Proposed planning changes opposed

PUBLISHED: 18:00 22 July 2011




A NORTH Somerset councillor says proposals to change planning rules in England could cause ‘havoc’.

The Communities and Local Government Department have issued proposed plans to relax the planning rules when turning a commercial property into a residential property.

North Somerset Council’s executive member for planning Elfan Ap Rees has signed off a response to the consultation document on behalf of the council highlighting problems with the proposed changes.

In that response it states that the key priority for Weston is sustainable employment-led regeneration.

It says that with the town’s relatively poor level of self-containment, the weak local economy and the need to support and revitalise the town centre more housing without jobs will imbalance it further.

Cllr Ap Rees said: “I think it may be appropriate for some areas in the country.

“We don’t want to accept residential development that runs ahead of employment and we don’t want to lose employment land or see business premises converted.

“At the moment we are being very robust in the defence of our policies.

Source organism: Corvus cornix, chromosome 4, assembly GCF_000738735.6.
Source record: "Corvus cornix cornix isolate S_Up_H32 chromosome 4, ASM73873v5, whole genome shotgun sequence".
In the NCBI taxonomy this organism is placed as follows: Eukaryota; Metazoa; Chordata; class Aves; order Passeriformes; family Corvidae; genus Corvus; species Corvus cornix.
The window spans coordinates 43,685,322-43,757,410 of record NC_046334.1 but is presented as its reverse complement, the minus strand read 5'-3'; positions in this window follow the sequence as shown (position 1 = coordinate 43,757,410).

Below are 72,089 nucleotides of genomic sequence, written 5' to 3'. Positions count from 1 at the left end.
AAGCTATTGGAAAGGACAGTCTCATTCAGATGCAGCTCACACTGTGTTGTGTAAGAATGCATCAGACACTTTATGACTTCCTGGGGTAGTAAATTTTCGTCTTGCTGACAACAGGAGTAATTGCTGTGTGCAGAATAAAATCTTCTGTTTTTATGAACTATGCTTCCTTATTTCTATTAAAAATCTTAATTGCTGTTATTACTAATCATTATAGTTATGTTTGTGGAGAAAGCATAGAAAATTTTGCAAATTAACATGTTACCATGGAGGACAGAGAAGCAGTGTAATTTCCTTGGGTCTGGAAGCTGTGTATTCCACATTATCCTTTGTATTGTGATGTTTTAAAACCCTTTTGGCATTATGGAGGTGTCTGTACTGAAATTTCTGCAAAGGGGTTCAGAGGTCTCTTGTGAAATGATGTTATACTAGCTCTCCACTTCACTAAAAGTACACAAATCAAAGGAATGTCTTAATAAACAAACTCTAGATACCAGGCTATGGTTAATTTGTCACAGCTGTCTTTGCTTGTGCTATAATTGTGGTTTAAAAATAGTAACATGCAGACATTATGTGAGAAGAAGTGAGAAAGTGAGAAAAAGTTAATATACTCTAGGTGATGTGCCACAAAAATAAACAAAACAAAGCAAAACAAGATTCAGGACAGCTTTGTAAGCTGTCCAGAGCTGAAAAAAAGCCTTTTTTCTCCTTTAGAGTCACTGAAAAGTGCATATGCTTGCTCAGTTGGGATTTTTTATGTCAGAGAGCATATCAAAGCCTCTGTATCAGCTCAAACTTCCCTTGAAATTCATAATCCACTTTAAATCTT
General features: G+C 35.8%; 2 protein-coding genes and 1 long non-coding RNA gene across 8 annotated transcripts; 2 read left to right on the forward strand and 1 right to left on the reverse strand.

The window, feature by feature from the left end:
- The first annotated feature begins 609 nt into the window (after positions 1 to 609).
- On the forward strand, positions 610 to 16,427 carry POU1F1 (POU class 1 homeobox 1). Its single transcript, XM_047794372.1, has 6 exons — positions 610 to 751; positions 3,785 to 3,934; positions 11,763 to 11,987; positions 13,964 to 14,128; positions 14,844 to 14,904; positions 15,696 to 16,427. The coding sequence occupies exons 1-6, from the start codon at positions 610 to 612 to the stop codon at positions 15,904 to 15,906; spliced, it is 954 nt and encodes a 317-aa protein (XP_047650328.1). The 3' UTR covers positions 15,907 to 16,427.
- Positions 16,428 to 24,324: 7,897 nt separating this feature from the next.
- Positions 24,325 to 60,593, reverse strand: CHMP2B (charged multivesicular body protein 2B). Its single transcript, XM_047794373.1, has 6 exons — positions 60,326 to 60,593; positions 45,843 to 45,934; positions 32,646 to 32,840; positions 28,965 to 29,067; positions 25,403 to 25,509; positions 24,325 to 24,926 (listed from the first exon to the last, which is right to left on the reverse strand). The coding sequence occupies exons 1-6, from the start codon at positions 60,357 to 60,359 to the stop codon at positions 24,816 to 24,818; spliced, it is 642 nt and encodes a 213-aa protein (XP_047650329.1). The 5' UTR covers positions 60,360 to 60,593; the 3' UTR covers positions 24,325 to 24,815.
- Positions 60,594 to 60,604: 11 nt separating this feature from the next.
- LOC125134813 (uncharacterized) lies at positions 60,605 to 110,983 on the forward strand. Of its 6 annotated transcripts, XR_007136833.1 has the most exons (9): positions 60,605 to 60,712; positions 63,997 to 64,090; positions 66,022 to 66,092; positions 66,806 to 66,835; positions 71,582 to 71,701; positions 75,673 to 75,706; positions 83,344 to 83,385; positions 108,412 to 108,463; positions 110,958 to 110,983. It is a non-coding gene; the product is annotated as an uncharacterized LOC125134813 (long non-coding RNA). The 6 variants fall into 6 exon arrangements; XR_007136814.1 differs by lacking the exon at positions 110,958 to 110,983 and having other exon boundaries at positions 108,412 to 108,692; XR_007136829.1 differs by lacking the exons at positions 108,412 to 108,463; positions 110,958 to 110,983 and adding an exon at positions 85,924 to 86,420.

“In North Somerset our priority is to develop employment first.

“We need to be able to control the level of residential development in accordance with the amount of jobs and this could cause havoc.”

The plans come as there is an urgent need to increase the rate of house-building in England as it stands at a record low.

The Government believe that one of the key barriers to increasing housing supply is the lack of land and buildings available for residential development and conversion.

Cllr Terry Porter sees planning as a big issue for residents and thinks the council are able to protect them through planning rules.

Cllr Porter said: “You don’t want to stop things happening but planning rules are there to protect existing people.

“I can understand why they want this in some cities, to change houses into shops and then if they go out of business they may want to change them back.

“But there are a lot of rural areas where you don’t want it without going through the planning process.”

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